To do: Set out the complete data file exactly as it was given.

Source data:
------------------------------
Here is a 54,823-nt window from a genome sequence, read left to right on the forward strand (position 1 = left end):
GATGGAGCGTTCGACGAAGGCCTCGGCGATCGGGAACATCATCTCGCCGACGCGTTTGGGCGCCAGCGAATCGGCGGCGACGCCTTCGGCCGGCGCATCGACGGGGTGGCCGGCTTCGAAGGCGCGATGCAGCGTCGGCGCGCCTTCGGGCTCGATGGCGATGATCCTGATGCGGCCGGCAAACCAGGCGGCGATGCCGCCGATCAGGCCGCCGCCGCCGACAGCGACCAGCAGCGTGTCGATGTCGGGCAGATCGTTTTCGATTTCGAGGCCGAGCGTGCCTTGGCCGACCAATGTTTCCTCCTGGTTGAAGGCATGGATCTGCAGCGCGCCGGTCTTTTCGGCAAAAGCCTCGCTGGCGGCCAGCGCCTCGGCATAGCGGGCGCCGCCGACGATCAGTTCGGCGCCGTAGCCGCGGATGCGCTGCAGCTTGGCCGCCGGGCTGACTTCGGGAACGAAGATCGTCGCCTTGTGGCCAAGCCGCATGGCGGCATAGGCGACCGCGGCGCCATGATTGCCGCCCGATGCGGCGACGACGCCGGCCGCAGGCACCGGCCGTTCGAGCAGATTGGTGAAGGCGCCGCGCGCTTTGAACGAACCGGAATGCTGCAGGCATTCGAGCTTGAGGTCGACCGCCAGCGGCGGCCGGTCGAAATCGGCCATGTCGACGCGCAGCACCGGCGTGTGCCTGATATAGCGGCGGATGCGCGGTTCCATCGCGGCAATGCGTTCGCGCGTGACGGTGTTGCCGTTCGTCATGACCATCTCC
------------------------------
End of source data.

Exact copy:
Here is a 54,823-nt window from a genome sequence, read left to right on the forward strand (position 1 = left end):
GATGGAGCGTTCGACGAAGGCCTCGGCGATCGGGAACATCATCTCGCCGACGCGTTTGGGCGCCAGCGAATCGGCGGCGACGCCTTCGGCCGGCGCATCGACGGGGTGGCCGGCTTCGAAGGCGCGATGCAGCGTCGGCGCGCCTTCGGGCTCGATGGCGATGATCCTGATGCGGCCGGCAAACCAGGCGGCGATGCCGCCGATCAGGCCGCCGCCGCCGACAGCGACCAGCAGCGTGTCGATGTCGGGCAGATCGTTTTCGATTTCGAGGCCGAGCGTGCCTTGGCCGACCAATGTTTCCTCCTGGTTGAAGGCATGGATCTGCAGCGCGCCGGTCTTTTCGGCAAAAGCCTCGCTGGCGGCCAGCGCCTCGGCATAGCGGGCGCCGCCGACGATCAGTTCGGCGCCGTAGCCGCGGATGCGCTGCAGCTTGGCCGCCGGGCTGACTTCGGGAACGAAGATCGTCGCCTTGTGGCCAAGCCGCATGGCGGCATAGGCGACCGCGGCGCCATGATTGCCGCCCGATGCGGCGACGACGCCGGCCGCAGGCACCGGCCGTTCGAGCAGATTGGTGAAGGCGCCGCGCGCTTTGAACGAACCGGAATGCTGCAGGCATTCGAGCTTGAGGTCGACCGCCAGCGGCGGCCGGTCGAAATCGGCCATGTCGACGCGCAGCACCGGCGTGTGCCTGATATAGCGGCGGATGCGCGGTTCCATCGCGGCAATGCGTTCGCGCGTGACGGTGTTGCCGTTCGTCATGACCATCTCC